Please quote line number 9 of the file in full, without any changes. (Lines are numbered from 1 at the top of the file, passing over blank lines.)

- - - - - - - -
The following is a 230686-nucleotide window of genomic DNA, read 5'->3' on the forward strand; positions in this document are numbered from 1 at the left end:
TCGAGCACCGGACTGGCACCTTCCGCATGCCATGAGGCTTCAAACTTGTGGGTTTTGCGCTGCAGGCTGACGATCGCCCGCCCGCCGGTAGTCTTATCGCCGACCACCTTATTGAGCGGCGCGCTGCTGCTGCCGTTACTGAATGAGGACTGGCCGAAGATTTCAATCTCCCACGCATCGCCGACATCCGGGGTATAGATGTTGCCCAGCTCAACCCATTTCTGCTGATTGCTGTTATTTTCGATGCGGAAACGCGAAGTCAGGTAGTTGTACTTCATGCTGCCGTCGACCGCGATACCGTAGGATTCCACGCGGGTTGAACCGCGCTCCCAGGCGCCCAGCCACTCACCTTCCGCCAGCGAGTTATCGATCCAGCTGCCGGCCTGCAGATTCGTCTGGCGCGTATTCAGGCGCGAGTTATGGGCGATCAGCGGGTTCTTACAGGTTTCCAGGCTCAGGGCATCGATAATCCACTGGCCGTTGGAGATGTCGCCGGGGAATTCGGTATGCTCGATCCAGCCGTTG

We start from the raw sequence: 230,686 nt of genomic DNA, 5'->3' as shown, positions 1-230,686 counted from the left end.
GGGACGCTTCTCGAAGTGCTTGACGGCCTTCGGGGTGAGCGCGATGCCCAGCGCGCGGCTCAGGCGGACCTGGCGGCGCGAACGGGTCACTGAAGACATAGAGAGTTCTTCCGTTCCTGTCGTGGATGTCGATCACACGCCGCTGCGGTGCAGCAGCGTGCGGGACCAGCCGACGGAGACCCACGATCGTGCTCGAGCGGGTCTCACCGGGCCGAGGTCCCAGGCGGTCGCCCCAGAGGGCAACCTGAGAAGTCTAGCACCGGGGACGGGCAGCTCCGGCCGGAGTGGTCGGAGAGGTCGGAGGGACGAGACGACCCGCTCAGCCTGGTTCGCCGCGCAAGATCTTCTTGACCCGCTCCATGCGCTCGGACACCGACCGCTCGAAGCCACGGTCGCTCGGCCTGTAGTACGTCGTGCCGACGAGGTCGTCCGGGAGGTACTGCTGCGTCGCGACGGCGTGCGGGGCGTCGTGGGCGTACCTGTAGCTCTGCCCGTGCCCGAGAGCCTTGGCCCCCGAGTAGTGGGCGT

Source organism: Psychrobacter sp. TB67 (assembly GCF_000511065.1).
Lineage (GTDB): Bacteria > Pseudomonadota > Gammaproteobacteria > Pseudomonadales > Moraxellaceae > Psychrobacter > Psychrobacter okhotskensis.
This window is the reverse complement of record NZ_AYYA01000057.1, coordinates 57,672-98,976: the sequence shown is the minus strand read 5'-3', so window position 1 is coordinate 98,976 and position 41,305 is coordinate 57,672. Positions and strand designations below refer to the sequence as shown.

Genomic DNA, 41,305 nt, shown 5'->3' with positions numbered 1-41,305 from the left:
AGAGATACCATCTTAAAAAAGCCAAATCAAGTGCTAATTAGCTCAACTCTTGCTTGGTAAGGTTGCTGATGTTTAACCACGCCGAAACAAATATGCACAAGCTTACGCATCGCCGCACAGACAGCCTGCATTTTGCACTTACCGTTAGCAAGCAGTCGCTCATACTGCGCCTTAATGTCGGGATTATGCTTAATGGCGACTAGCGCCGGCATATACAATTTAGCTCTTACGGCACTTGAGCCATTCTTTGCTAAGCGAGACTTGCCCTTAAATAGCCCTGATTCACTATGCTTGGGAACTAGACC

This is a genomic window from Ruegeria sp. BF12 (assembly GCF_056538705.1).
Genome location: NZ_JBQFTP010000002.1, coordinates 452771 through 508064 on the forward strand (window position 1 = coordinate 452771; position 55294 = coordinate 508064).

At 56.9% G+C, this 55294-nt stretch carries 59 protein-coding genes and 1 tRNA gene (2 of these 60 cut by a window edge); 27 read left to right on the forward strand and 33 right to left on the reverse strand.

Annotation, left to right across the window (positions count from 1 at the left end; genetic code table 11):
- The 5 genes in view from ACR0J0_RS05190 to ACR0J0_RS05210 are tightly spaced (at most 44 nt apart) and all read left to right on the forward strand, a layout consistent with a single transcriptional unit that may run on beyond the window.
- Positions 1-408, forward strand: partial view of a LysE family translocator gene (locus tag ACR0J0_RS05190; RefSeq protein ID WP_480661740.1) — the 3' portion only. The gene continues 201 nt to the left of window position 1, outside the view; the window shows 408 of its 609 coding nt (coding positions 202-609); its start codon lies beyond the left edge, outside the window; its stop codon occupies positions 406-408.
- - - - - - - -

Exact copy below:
AGAGATACCATCTTAAAAAAGCCAAATCAAGTGCTAATTAGCTCAACTCTTGCTTGGTAAGGTTGCTGATGTTTAACCACGCCGAAACAAATATGCACAAGCTTACGCATCGCCGCACAGACAGCCTGCATTTTGCACTTACCGTTAGCAAGCAGTCGCTCATACTGCGCCTTAATGTCGGGATTATGCTTAATGGCGACTAGCGCCGGCATATACAATTTAGCTCTTACGGCACTTGAGCCATTCTTTGCTAAGCGAGACTTGCCCTTAAATAGCCCTGATTCACTATGCTTGGGAACTAGACC